Who is on the Ballot? Get Ready for the Upcoming Primary Election
Have you ever wished for a greater pool of political candidates from which to choose? If you have, then this may be the election year for you! With an open governor’s race and Minnesota’s entire federal delegation on the ballot (two U.S. Senate seats, eight congressional seats, the state Attorney General’s office and all 134-seats in Minnesota’s House of Representatives), there will be no shortage of candidates to choose from.
Primary Election Around the Corner
The 2018 general election is still four months away but another important election date is right around the corner: the August 14 primary election. What exactly is the primary you may ask? Essentially, the primary is the election before the election. In the primary election, voters choose the candidates who will represent their preferred political party, such as the Democratic-Farmer-Labor party (DFL), Republican Party (GOP), etc., in the November general election against other parties’ candidates. For the visual learners among us, YWCA Racial Justice and Public Policy team has created bracket-style visuals for a few of this election cycle’s races.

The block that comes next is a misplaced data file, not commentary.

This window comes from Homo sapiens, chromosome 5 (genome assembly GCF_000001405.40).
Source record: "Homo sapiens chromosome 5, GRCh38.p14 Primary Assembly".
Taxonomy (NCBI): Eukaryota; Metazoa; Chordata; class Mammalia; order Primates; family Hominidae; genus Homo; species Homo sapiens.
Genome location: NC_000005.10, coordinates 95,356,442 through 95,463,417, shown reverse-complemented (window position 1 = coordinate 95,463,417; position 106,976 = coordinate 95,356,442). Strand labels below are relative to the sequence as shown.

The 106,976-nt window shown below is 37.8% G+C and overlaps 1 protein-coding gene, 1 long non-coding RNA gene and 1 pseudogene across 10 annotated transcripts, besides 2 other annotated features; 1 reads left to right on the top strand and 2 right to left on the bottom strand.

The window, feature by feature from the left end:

With DFL Governor Mark Dayton deciding not to seek a third term, both Democrats and Republicans have competitive primary races for governor. On the DFL side, there is a five-way race for governor, while the GOP has two candidates of their own.
Attorney General Race
In the attorney general’s race, there are five candidates on the DFL side and three on the Republican side.
Race for Minnesota’s 5th Congressional District
Among the other competitive races is the one to replace U.S. Congressman Keith Ellison to represent Minnesota’s 5th Congressional District covering eastern Hennepin County, including the city of Minneapolis and portions of Anoka and Ramsey counties. The heavily Democratic district will see five DFL candidates vying to be the Democratic candidate in November, while the GOP will have three candidates competing to be the Republican candidate.
No-Excuses Early Voting
With the dizzying amount of candidates in so many different races this year, Minnesota could see an uptick in primary voting. If, like me, you prefer to avoid the crowds at the polls you are in luck with a relatively new state law which now allows “no-excuses early voting.” This means depending on where you live, you will be able to vote by submitting an absentee ballot or voting in person at select early voting locations. In Minneapolis, the Early Vote Center will be located downtown at 217 3rd St. S, one block from City Hall. To be eligible to vote in the primary, you must be a U.S. citizen, at least 18 years old by August 14 and a resident of Minnesota for at least 20 days. If you have been convicted of a felony, you must have completed your sentence.
For more information about the August 14 primary or how to vote early, contact your local county election’s office or visit the Minnesota Secretary of State website.